Windows Store policy update makes it harder to en-cash on Popular Titles

Every app store faces the problem of being filled with clone apps of popular titles. How often do you see an app like “Temple Run Guide” among the top ranks of new and rising apps or sometimes even among the all time top apps? These kinds of apps are mostly paid apps with no trial and have their app logo exactly same as the original title, tricking the user into believing it to be the original title.

How an app store handles such a problem, generally defines how easily users are able to find the right quality app and what perception users make of the quality of apps in the app store. Lately, Microsoft has been accused of ignoring this quality control and allowing its app store to be filled with “Facebook” clone apps and other clone apps on popular titles (as shown in screenshot below for Temple Run).

windows-store-clone-apps

However, recently Microsoft has started taking actions against such apps. One of the first steps they took was to change its app store search to give less importance to such clone apps. Now they have announced a policy update which restricts submission of such apps to a certain extent.

These policy updates are described in simple words and with examples below.

Category Guidance

Microsoft will no longer accept an app such as “Temple Run Guide” into a game category and would expect it to be placed in a category like books and reference.

App Naming Guidance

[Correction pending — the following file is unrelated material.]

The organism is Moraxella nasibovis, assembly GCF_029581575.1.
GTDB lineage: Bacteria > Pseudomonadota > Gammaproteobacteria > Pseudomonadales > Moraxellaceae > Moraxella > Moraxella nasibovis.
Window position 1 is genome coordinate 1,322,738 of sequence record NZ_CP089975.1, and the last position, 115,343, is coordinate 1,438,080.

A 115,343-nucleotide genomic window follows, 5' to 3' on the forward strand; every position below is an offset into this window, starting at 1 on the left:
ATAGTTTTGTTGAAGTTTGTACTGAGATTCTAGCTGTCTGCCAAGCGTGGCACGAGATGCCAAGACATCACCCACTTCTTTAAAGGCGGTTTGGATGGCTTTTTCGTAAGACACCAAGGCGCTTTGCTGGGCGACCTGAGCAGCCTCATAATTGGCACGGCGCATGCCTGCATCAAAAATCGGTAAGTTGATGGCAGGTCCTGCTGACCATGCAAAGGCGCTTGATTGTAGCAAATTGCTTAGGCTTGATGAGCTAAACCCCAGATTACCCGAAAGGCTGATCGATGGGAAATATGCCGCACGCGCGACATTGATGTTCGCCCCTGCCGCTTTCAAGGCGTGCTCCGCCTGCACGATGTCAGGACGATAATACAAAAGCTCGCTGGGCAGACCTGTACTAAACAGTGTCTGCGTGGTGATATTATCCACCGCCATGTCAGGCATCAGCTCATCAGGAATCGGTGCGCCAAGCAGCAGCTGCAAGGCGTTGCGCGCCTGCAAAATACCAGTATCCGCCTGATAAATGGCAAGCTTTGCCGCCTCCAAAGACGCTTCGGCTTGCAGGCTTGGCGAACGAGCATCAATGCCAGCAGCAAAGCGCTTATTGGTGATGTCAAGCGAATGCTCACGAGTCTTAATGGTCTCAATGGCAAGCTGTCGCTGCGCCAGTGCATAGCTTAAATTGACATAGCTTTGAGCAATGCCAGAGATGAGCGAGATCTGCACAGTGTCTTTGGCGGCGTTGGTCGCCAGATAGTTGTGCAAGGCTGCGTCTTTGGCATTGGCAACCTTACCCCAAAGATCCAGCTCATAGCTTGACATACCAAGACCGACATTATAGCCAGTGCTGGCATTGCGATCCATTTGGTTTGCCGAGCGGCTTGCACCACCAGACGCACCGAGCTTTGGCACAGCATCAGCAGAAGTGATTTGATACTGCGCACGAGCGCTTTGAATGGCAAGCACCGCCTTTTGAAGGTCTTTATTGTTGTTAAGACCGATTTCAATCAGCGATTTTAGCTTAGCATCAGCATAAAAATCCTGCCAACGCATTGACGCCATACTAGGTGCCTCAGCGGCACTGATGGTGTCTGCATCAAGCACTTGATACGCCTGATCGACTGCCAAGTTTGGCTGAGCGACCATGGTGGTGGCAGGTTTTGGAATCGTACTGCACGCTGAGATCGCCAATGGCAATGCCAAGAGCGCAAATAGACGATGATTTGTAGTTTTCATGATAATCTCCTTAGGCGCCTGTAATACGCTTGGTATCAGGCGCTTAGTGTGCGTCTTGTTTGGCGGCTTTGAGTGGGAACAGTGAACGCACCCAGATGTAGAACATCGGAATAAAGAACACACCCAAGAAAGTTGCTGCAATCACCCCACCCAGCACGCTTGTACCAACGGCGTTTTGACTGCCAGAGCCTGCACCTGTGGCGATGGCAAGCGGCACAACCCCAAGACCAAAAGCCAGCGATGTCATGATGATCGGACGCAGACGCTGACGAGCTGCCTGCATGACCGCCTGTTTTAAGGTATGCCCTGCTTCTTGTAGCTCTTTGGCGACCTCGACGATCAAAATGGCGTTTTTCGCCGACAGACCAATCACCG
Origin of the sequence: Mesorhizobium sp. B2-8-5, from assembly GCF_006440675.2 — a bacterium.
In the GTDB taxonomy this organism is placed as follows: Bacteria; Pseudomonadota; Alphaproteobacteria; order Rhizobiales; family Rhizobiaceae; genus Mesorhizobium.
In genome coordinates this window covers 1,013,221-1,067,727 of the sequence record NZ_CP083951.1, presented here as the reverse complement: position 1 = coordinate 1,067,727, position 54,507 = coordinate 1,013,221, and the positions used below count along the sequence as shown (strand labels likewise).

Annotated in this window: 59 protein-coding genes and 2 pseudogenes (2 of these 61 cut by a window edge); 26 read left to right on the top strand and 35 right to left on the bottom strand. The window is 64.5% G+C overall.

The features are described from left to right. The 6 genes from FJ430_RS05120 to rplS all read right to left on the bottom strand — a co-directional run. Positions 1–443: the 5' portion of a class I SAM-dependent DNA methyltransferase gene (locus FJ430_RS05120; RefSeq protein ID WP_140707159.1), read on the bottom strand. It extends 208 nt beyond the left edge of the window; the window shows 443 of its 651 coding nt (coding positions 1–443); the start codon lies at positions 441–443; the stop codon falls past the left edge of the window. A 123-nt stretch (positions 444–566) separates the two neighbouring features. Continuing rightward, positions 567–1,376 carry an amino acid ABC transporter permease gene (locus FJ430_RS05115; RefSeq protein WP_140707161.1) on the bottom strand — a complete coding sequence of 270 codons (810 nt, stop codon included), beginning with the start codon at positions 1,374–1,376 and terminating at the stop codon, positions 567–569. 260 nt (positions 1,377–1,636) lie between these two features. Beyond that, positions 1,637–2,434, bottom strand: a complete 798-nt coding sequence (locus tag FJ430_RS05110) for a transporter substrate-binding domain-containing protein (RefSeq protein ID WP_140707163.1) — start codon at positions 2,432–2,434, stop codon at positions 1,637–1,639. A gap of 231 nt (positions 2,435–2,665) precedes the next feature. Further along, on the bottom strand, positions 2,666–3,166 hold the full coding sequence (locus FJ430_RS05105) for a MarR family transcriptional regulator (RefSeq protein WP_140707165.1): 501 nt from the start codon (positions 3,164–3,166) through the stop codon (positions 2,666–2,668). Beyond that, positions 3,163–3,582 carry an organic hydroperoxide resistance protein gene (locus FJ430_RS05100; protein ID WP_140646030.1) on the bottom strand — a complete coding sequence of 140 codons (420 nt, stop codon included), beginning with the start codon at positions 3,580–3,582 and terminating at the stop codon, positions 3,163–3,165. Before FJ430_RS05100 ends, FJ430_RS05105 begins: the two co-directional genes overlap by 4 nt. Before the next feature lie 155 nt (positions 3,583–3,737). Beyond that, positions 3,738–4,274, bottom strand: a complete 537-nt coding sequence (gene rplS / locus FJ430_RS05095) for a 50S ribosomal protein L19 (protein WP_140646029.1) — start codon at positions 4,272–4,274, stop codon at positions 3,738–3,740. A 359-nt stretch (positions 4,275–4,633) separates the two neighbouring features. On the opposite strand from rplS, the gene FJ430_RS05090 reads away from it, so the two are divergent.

An app title needs to clearly and accurately reflect the functionality of the app so customers know what they’re downloading. Revised policies restrict name of other popular title or game to be used as first word.

Following app titles should no longer pass certification:

  • Temple Run Guide,  Subway Surfer Cheats, Skype Features etc. (NOPE)

Following app titles are OK as per the new guidance:

  • Guide for Temple Run, Cheats for Subway Surfer, Features for Skype etc. (OK)

Icon Guidance

As per the new Icon guidance, using same or closely resembling icons will also be no longer acceptable. One needs to differentiate their own app icons from icons for other apps. An example of such guidance is shown below:

windows-store-icon-guideline

Let’s hope that the above policy changes are implemented strictly and the existing apps that are infringing on trademarks and logos are also brought to meet these updated terms. In case you have any such apps, it is advisable that you change the app name, category and logo as per the new guidelines before Microsoft fails certification on your next app update or pulls it entirely.

Kanishk Kunal

Kanishk is a Software Engineer turned Online Entrepreneur who has created many successful apps and websites. He devotes most of his time punching his keyboard and swiping his smartphone. Follow him on Twitter @kanishkkunal

This Post Has 2 Comments

  1. Strikingly all the so-called developers who cash on popular titles are Indians and Bangladeshis!

    1. While you have the freedom to express yourself, I wouldn’t have gone that far and pointed fingers on just two specific countries without any data to back me up. It would have made me look lame as a writer. I am sure you are glad that you can make comments without the fear of ever backing it up with evidence.

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